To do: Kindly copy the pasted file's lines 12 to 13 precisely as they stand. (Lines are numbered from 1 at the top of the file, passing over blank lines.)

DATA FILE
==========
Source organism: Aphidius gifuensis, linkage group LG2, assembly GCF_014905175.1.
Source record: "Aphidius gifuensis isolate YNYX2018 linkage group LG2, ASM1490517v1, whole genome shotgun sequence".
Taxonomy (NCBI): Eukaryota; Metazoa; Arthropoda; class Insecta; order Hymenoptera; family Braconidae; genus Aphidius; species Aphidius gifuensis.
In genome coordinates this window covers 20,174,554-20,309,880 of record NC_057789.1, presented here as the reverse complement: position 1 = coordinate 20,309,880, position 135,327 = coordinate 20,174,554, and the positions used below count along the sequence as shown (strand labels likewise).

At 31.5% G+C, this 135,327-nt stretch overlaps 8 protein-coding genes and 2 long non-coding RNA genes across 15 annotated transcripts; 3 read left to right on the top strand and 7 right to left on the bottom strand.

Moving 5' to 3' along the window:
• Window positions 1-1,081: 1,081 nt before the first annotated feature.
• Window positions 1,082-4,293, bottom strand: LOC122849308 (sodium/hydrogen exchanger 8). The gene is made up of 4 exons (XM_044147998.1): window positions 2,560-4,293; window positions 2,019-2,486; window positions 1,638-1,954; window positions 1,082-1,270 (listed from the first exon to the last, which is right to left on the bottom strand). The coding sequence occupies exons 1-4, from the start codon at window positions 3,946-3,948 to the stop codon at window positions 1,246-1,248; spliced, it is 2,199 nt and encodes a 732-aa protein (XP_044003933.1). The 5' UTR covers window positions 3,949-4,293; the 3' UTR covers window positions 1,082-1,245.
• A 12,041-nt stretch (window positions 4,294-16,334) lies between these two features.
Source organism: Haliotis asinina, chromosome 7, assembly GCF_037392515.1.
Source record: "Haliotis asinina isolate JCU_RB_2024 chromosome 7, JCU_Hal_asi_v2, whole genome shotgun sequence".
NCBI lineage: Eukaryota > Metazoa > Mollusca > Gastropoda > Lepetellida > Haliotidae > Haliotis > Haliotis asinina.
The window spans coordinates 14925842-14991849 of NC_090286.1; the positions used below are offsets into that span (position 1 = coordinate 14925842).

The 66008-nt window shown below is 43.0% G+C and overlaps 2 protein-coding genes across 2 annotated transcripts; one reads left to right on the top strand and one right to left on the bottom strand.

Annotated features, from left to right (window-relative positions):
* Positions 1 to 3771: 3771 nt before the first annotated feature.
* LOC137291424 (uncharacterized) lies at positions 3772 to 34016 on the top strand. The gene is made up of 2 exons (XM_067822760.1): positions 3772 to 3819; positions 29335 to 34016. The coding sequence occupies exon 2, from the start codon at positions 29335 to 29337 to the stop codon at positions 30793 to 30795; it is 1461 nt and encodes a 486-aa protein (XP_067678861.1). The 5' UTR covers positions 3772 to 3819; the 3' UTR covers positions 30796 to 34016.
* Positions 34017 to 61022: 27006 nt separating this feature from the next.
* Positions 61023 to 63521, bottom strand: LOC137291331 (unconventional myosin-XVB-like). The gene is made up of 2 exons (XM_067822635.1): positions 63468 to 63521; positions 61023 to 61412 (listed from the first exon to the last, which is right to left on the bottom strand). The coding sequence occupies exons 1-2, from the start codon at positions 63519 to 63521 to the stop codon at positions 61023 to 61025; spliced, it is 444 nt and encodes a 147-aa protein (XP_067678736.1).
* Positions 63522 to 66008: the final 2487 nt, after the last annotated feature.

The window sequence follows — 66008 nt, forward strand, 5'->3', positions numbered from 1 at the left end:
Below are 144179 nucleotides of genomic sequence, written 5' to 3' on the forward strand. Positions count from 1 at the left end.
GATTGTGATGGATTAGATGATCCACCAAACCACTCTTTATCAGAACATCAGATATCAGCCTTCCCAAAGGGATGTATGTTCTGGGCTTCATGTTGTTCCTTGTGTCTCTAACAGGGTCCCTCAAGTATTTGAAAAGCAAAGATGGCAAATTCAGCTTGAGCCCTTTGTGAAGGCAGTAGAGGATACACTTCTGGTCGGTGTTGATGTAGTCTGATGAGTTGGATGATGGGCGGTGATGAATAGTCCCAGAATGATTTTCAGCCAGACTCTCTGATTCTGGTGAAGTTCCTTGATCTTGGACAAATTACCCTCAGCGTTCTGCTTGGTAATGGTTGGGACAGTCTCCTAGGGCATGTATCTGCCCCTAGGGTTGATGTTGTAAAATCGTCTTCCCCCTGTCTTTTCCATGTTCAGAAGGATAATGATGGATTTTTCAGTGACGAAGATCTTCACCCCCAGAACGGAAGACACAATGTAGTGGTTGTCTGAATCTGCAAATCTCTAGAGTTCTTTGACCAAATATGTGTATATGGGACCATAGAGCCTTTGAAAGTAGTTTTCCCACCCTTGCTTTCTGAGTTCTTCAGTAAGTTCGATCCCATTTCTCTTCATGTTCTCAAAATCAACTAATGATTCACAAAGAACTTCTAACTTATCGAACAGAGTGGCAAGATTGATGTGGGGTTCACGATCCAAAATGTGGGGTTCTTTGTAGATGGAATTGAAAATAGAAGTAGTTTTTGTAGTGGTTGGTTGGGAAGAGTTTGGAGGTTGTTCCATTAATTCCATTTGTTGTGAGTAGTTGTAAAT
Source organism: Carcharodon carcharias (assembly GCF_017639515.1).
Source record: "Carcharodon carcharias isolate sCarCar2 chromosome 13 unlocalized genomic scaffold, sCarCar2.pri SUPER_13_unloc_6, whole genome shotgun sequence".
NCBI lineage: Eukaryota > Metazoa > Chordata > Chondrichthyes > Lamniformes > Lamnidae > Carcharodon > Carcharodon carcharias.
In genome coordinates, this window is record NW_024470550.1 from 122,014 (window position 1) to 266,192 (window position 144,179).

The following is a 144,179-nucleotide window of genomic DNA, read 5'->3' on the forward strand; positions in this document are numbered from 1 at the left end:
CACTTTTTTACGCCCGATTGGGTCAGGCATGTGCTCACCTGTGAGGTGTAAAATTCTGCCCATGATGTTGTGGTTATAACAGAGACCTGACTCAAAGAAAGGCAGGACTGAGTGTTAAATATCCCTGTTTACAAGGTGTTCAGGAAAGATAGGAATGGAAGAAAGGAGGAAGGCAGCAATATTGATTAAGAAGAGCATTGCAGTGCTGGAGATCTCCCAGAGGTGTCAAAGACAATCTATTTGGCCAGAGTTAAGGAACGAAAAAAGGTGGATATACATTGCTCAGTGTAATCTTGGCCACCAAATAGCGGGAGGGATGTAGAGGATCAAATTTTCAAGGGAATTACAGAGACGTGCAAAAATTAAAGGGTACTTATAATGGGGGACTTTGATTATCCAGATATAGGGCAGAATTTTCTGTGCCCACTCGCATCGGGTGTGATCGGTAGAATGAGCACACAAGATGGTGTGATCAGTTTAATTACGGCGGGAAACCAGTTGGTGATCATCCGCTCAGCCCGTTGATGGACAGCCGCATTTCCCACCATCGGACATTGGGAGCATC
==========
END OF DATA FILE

NCBI lineage: Eukaryota > Metazoa > Mollusca > Gastropoda > Lepetellida > Haliotidae > Haliotis > Haliotis asinina.
The window spans coordinates 14925842-14991849 of NC_090286.1; the positions used below are offsets into that span (position 1 = coordinate 14925842).